Difference Between Polishing And Waxing A Car

Image by Marcin Machalski from Pixabay

Image by Marcin Machalski from Pixabay

Difference Between Polishing And Waxing A Car


The difference between a car polish and a car wax is that a polish is mildly abrasive and designed to polish out fine swirls and scratches.

Car wax

is designed to protect the finish on your car or truck. Polishing car paint to remove light scratches that are just in the clear coat can restore a dull finish to a glossy and new-like glow. 

Wax is simply a coating that is applied on top of your clear coat and it will protect your finish from the elements. It also has the benefit of hiding some minor defects and creating a wet look. 

Difference Between Polishing And Waxing A Car

Polishing is the act of using an abrasive to remove fine swirls and scratches from the clear coat of your vehicle.

Waxing is the process of applying a wax or paint sealant to the surface of your finish to act as a protective barrier.

Wax alone can’t rejuvenate your finish but it can make it look dramatically better until it begins to wear away. 

Many people are hesitant to polish their car or truck to attempt to remove light abrasions themselves. Waxing on the other hand doesn’t give anyone pause. 

Polishing isn’t much different that waxing but it does require a lot more elbow grease if you’re doing it by hand. If you need to polish your entire vehicle you’ll want to use a random orbital buffer to not only get the job done faster and better but to get better results.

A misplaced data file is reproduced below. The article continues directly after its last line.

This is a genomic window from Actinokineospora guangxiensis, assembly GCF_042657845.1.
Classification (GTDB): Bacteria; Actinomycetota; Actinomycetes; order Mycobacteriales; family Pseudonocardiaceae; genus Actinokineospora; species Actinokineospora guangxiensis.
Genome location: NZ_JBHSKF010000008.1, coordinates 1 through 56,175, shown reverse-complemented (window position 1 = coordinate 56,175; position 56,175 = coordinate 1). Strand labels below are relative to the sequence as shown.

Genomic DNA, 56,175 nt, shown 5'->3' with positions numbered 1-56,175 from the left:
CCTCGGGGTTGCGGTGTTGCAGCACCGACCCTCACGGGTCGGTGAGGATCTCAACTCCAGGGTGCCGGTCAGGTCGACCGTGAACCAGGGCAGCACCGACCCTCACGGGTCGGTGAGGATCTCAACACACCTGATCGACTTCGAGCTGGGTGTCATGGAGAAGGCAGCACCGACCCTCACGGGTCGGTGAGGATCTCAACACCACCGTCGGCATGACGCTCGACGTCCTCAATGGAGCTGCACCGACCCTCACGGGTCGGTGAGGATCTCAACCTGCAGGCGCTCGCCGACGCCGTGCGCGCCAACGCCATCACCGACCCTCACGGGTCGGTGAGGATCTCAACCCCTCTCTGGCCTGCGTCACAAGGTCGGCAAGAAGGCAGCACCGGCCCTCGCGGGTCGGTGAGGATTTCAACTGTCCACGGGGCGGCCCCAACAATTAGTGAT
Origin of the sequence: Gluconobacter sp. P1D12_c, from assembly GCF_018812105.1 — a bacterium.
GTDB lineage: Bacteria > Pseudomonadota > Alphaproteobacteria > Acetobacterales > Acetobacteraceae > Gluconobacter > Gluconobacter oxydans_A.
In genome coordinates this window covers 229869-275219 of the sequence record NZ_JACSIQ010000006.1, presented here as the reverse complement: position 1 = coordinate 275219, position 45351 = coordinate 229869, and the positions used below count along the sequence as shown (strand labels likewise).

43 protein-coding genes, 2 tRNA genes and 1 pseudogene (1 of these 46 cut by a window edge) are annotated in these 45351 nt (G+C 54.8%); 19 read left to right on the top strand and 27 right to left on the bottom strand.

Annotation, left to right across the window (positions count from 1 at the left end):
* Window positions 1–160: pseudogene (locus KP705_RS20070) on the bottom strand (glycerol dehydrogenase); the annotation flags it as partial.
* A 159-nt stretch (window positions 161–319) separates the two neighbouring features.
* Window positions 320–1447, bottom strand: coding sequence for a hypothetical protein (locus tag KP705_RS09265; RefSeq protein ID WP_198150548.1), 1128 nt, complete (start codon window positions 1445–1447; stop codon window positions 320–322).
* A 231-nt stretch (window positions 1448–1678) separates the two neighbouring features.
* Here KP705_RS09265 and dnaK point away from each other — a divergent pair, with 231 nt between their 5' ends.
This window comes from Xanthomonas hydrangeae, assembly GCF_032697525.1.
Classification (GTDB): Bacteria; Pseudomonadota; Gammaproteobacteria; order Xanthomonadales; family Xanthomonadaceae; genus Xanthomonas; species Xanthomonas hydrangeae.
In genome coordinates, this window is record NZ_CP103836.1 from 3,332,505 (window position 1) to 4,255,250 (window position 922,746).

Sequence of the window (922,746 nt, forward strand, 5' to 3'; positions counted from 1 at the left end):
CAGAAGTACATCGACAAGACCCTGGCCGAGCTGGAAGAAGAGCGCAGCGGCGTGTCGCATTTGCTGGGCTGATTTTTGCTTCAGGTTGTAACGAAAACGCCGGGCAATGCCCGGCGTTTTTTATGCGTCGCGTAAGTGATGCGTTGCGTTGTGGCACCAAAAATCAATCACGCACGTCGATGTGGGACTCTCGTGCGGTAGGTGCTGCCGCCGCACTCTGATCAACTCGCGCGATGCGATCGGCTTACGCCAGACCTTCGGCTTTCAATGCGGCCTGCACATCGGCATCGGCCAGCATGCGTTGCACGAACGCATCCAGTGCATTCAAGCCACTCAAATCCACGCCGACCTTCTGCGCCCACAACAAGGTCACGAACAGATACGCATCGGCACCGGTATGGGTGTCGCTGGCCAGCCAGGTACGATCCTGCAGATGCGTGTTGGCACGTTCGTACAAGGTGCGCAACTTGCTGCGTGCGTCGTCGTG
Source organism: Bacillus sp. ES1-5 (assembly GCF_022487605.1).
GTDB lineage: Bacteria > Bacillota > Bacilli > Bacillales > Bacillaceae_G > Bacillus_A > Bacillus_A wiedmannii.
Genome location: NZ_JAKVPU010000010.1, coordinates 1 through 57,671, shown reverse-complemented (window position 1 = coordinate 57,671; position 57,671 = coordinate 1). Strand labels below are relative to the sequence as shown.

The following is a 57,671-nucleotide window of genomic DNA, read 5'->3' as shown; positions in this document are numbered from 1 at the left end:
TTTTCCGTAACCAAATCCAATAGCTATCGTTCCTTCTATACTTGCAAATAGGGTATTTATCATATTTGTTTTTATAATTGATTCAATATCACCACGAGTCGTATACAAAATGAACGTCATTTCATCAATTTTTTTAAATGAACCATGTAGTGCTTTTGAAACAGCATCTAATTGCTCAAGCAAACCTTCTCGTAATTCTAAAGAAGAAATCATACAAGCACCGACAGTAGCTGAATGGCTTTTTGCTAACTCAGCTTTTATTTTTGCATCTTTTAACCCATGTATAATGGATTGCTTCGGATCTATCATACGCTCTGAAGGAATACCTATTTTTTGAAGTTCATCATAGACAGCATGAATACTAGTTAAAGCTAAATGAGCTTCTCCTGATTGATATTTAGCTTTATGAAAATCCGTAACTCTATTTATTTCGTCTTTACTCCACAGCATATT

Car polish

Car polish

 comes in various grades of abrasiveness which are designed to tackle varying degrees of scratches in your clear coat.

A polish is not going to be able to fix deep scratches that have gone through the clear coat and paint. These will require using some touchup paint to fill the gap created by the scratch.

In general, any scratch that you can drag your fingernail across and the scratch catches your nail is beyond what a polish is designed to fix.

The types of scratches that a polish can correct are very light but show up clearly in bright sunlight. They are particularly noticeable on black or dark colored vehicles. They are usually caused by drive-thru car washes, not carefully hand washing, or not carefully hand drying your car. There are many other causes for these types of scratches but these are the primary culprits.